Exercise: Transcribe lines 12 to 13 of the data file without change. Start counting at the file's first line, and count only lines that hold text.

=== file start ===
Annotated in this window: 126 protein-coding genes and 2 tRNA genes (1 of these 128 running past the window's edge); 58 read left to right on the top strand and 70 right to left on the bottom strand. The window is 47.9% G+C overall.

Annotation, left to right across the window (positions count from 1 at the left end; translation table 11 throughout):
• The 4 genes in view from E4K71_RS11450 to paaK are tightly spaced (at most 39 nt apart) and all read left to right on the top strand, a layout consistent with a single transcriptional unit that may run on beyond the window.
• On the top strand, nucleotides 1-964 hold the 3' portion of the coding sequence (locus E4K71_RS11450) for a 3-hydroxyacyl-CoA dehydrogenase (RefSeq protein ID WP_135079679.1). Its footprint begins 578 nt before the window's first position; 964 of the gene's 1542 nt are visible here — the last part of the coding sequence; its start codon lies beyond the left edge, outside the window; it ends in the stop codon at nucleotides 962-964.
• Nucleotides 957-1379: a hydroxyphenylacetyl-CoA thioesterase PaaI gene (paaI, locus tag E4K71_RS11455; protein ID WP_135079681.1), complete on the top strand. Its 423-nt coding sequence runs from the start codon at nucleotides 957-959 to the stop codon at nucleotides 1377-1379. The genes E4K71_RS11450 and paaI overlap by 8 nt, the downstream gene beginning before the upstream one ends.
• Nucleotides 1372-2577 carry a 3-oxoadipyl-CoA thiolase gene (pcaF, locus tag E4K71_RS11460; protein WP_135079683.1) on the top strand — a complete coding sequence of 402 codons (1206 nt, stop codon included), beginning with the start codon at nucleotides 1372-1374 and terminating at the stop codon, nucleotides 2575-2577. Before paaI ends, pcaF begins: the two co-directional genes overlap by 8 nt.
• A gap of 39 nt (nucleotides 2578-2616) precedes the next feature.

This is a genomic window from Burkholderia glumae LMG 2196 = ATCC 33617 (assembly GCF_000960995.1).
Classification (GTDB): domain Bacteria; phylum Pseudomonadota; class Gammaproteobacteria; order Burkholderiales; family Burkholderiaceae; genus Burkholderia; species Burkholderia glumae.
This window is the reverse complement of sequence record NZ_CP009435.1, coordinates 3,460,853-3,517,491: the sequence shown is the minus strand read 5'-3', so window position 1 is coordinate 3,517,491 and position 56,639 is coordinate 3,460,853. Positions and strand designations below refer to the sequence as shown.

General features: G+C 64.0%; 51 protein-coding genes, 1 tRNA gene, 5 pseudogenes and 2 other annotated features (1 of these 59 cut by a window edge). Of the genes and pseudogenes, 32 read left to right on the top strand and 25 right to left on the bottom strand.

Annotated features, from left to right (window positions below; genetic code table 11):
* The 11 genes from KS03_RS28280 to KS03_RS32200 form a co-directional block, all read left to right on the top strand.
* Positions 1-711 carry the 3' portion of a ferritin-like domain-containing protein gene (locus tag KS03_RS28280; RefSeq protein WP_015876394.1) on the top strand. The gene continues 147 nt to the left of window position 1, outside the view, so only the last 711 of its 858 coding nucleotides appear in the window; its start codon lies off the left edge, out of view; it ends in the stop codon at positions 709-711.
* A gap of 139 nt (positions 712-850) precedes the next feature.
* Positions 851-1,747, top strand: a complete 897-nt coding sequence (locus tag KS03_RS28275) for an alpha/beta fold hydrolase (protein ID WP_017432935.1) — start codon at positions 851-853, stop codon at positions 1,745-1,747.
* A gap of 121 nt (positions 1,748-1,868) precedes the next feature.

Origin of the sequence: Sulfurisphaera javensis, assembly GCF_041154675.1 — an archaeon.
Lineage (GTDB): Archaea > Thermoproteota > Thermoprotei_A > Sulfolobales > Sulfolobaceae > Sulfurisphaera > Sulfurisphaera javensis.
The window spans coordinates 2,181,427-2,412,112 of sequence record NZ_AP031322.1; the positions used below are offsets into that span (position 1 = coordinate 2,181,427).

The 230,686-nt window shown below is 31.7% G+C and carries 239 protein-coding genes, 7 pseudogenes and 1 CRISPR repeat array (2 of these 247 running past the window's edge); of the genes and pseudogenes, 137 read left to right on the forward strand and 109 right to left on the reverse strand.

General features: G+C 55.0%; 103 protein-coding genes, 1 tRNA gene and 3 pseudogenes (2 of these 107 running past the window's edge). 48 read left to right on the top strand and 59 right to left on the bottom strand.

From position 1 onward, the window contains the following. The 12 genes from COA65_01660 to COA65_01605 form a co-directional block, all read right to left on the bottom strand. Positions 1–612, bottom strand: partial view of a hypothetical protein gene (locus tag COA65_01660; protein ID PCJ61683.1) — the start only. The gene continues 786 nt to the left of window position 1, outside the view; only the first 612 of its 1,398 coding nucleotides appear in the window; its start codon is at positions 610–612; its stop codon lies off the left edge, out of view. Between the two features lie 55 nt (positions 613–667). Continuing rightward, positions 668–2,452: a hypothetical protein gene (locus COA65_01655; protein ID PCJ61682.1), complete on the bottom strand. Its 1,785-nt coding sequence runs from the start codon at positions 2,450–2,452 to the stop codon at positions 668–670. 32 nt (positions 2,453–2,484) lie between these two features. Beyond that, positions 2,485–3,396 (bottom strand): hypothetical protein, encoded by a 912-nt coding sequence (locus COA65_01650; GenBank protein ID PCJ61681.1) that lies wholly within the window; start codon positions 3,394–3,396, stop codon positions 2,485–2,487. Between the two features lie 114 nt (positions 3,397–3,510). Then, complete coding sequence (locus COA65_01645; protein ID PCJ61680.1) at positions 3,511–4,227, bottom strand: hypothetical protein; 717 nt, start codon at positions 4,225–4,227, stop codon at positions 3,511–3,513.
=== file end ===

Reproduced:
Annotated features, from left to right (window positions below; genetic code table 11):
* The 11 genes from KS03_RS28280 to KS03_RS32200 form a co-directional block, all read left to right on the top strand.